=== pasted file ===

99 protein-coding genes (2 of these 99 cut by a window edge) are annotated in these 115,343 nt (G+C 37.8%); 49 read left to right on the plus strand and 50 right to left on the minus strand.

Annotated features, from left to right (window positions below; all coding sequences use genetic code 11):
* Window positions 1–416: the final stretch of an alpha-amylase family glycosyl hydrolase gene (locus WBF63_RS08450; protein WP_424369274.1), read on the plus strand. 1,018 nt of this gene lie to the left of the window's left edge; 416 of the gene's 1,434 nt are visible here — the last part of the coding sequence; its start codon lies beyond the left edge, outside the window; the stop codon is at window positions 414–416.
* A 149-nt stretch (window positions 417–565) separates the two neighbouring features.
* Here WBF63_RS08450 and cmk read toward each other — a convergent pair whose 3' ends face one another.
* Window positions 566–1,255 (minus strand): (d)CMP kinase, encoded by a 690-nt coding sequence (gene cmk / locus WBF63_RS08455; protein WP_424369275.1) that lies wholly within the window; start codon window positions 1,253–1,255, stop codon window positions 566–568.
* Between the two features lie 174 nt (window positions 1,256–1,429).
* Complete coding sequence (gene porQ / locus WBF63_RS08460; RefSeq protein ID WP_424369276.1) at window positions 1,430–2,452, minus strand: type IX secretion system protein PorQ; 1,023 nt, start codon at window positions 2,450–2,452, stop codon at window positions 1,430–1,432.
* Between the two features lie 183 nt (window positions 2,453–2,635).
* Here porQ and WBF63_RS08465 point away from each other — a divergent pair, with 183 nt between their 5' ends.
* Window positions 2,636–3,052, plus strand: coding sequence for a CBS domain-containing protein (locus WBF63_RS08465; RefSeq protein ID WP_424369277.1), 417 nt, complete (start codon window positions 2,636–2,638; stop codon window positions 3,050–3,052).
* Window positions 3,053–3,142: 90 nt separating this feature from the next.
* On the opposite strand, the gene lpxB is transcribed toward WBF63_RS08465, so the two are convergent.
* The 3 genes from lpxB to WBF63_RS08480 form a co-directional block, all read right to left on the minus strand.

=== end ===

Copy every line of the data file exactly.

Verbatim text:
99 protein-coding genes (2 of these 99 cut by a window edge) are annotated in these 115,343 nt (G+C 37.8%); 49 read left to right on the plus strand and 50 right to left on the minus strand.

Annotated features, from left to right (window positions below; all coding sequences use genetic code 11):
* Window positions 1–416: the final stretch of an alpha-amylase family glycosyl hydrolase gene (locus WBF63_RS08450; protein WP_424369274.1), read on the plus strand. 1,018 nt of this gene lie to the left of the window's left edge; 416 of the gene's 1,434 nt are visible here — the last part of the coding sequence; its start codon lies beyond the left edge, outside the window; the stop codon is at window positions 414–416.
* A 149-nt stretch (window positions 417–565) separates the two neighbouring features.
* Here WBF63_RS08450 and cmk read toward each other — a convergent pair whose 3' ends face one another.
* Window positions 566–1,255 (minus strand): (d)CMP kinase, encoded by a 690-nt coding sequence (gene cmk / locus WBF63_RS08455; protein WP_424369275.1) that lies wholly within the window; start codon window positions 1,253–1,255, stop codon window positions 566–568.
* Between the two features lie 174 nt (window positions 1,256–1,429).
* Complete coding sequence (gene porQ / locus WBF63_RS08460; RefSeq protein ID WP_424369276.1) at window positions 1,430–2,452, minus strand: type IX secretion system protein PorQ; 1,023 nt, start codon at window positions 2,450–2,452, stop codon at window positions 1,430–1,432.
* Between the two features lie 183 nt (window positions 2,453–2,635).
* Here porQ and WBF63_RS08465 point away from each other — a divergent pair, with 183 nt between their 5' ends.
* Window positions 2,636–3,052, plus strand: coding sequence for a CBS domain-containing protein (locus WBF63_RS08465; RefSeq protein ID WP_424369277.1), 417 nt, complete (start codon window positions 2,636–2,638; stop codon window positions 3,050–3,052).
* Window positions 3,053–3,142: 90 nt separating this feature from the next.
* On the opposite strand, the gene lpxB is transcribed toward WBF63_RS08465, so the two are convergent.
* The 3 genes from lpxB to WBF63_RS08480 form a co-directional block, all read right to left on the minus strand.